The Nantucket Land & Water Council (NLC) is very pleased to have received Judge Wilkins’ favorable decision on their Motion to Intervene in the Housing Appeals Committee hearings on the Surfside Crossing 40B development.
The Nantucket Land & Water Council, a non-profit environmental advocacy organization, has been advocating for environmental protection and open space on Nantucket and Tuckernuck Islands since 1974. It has spent millions on land protection on Nantucket, including extensive efforts in the immediate vicinity of the Surfside Crossing 40B development. The area contains significant pitch pine forest, and the project site is home to many state listed endangered species. The project as proposed, which is 90% denser than local zoning allows, would fragment the local habitat and result in the clear-cutting of virtually the entire site.
The Housing Appeals Committee (HAC), the state agency charged with reviewing the developers’ appeal of the Nantucket Zoning Board of Appeals (ZBA) Comprehensive Permit, denied the Nantucket Land & Water Council’s motion to intervene as a party in its proceedings. It also made a determination that the developer’s substantially revised plans, submitted to the HAC without any local review or input, to construct 156 condominium units in 18 buildings, (as opposed to the 60 mixed single family and condominium units permitted by the ZBA), was not a substantial change and did not need to be remanded back to the ZBA for local review and approval. The Nantucket Land & Water Council and the Nantucket ZBA appealed these two decisions, respectively, to Superior Court. While the ZBA’s appeal of the substantial change issue may not be decided by the court until the HAC issues a final decision on the permit, the Nantucket Land & Water Council appeared in the Superior Court on May 13th to appeal its denial of intervention. “Judge Douglas Wilkins agreed with our argument, and reversed the HAC’s denial of our intervention,” said Emily Molden, Executive Director of the Nantucket Land & Water Council. “We are thrilled to have an opportunity to participate in the project review, and advocate, as we have for many years, for the protection of local interests and the unique and fragile Nantucket environment.”
The HAC based their denial, in part, on their conclusion that the preservation of open space is simply not an interest required to be considered by the agency in a Chapter 40B appeal from a local permit decision. The NLC maintained that this was a clear error of law, as Chapter 40B unequivocally includes the preservation of open spaces as one criteria for consideration when determining if a development proposal is “consistent with local needs.” The Judge agreed. As stated by Judge Wilkins, “It is also worth noting that the defendants have cited only one purpose of General Law c. 40B but have ignored others including the goal of General Law c. 40B, S20, to protect local interests in preserving open space”. Judge Wilkins recognized the Nantucket Land & Water Council’s central role in environmental protection on Nantucket, as well as the HAC’s obligation to consider local needs for open space in its decisions, something it has long resisted.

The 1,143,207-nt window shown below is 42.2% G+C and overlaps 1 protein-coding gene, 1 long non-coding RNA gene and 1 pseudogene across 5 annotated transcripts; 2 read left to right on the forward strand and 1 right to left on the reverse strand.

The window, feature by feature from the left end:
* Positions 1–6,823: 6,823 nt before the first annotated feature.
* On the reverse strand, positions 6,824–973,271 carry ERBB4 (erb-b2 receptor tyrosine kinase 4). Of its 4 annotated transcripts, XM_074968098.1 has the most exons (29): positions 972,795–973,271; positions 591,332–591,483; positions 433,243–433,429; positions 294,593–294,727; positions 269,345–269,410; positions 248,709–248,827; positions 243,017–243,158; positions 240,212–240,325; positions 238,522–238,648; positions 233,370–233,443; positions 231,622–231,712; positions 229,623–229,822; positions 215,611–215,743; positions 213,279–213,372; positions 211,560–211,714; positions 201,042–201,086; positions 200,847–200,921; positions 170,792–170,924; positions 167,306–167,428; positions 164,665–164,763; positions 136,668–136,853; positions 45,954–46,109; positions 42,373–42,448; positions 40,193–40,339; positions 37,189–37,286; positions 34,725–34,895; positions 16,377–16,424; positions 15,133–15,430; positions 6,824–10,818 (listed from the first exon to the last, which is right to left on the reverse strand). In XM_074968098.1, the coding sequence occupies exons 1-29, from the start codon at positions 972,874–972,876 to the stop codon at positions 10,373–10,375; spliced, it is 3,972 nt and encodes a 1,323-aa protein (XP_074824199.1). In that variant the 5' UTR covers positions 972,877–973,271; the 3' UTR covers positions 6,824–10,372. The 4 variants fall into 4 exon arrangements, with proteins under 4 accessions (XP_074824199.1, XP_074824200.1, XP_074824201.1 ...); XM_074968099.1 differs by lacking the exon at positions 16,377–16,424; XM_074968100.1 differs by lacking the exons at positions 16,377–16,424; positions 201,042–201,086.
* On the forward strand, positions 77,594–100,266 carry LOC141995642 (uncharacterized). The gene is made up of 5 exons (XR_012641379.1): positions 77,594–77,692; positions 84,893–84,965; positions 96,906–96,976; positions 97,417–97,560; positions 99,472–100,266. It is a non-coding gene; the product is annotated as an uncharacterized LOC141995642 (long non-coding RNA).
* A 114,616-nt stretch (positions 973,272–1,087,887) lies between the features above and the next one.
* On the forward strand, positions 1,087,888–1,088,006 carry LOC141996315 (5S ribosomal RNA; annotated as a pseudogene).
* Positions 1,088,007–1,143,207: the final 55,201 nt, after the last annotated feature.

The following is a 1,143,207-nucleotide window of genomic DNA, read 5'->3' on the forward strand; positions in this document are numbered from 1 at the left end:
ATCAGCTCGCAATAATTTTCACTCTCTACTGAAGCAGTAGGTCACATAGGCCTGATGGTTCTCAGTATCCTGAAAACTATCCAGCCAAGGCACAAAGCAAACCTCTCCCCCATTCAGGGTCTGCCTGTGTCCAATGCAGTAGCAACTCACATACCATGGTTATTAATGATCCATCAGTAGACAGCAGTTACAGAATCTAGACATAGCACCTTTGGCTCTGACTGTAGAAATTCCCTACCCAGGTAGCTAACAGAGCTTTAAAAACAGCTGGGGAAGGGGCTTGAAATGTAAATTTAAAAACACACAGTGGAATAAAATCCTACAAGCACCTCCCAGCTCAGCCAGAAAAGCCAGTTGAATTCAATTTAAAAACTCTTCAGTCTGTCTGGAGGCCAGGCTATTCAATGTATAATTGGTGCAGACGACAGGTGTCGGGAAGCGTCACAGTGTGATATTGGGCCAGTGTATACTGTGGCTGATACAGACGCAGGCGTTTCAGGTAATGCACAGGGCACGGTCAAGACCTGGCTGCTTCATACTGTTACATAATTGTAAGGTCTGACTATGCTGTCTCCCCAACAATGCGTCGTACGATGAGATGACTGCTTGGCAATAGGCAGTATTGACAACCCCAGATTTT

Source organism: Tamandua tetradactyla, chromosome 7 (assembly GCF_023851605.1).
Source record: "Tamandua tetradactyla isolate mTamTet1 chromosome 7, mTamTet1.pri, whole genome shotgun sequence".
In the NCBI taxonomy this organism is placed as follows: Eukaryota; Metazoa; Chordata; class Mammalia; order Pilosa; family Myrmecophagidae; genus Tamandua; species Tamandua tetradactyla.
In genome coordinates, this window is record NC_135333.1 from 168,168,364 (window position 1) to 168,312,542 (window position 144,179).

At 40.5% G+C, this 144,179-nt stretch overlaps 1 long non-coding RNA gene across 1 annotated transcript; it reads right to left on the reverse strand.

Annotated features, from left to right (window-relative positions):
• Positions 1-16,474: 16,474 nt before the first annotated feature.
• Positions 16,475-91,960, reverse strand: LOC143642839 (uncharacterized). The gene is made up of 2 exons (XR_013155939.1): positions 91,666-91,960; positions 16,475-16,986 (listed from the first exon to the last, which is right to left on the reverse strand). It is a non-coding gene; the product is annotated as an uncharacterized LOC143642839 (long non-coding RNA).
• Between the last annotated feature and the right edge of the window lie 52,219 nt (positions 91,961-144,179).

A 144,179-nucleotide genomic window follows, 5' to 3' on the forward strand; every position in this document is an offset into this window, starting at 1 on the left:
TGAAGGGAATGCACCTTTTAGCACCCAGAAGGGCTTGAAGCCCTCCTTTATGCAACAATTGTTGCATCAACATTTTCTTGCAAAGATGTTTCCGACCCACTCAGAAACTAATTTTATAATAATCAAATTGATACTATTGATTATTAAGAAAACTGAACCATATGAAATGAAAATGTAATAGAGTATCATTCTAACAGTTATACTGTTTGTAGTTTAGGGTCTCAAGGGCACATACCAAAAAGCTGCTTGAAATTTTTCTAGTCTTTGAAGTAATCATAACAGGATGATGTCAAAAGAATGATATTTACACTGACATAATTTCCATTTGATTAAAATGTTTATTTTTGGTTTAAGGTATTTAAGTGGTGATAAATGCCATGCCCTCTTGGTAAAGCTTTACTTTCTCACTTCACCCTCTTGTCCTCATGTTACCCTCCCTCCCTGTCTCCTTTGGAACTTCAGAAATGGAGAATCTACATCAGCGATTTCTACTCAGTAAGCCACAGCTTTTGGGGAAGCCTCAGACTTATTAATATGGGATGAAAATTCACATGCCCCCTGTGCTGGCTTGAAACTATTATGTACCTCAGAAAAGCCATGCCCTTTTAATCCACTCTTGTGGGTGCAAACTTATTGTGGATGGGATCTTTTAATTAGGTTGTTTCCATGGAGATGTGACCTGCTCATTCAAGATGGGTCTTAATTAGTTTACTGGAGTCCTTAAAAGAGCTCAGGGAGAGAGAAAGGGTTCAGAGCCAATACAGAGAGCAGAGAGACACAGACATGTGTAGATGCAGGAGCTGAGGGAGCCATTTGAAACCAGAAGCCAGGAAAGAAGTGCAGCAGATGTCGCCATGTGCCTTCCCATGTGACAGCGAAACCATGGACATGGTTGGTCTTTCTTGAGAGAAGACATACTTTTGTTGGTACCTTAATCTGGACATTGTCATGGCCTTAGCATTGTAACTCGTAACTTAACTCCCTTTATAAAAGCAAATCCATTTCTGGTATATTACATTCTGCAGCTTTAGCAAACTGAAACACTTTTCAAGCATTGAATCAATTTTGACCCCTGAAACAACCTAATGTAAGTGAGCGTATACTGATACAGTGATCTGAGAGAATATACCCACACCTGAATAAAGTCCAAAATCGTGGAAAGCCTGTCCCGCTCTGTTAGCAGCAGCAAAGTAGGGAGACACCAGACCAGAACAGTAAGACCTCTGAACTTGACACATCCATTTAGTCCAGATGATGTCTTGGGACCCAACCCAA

The appeal of the HAC’s denial of the Nantucket Land & Water Council’s intervention was a case of “first impression” in Massachusetts. Usually appeals from agency decisions have to wait until there is a final adjudication, but we claimed that denial of our right to participate so fundamentally affected our rights that our appeal should be allowed immediately. “If we waited for the conclusion of the HAC’s hearings to appeal the denial of our right to intervene and participate, we would not be recognized as a party to the case, and therefore would have no guaranteed right to appeal,” Molden said. The Judge has also supported the Nantucket Land & Water Council on this issue, stating “ NLC can participate in judicial review of a final HAC decision – but only if the ZBA decides to appeal and if the court exercises its discretion to permit intervention”…”A jurisdictional rule that depends upon assessment of the current and future predicted alignments of the interests of unrelated parties is unacceptably unpredictable. It is not what c 30A S14 contemplates”.
The Nantucket Land & Water Council had the high burden of demonstrating the invalidity of the HAC’s denial of its intervention, as generally courts give great deference to agency rulings, unless there is a clear and substantial error. The Nantucket Land & Water Council met that test. According to Judge Wilkins, “...the HAC committed an error of law in holding that NLC’s interests were not among those that c.40B “is intended to protect”. “There can be little question that, as a matter of statutory construction of c. 40B and the Nantucket Bylaw, the protection of open space is a cognizable interest for purposes of standing…HAC committed an error of law when it ruled that NLC”s interests did not fall within the zone of interests protected by c. 40B or the local Bylaw…the Decision therefore must be reversed”.
The Superior Court decision vacates the HAC’s denial of Nantucket Land & Water Council’s intervention dated July 13, 2020, and remands the matter back to the HAC for further consideration, in light of the decision. As a consequence of Judge Wilkins’ ruling, it is likely that the HAC proceedings to date will be vacated, and the matter will have to start over from the beginning, this time with the Nantucket Land & Water Council participating as a full party to the proceedings.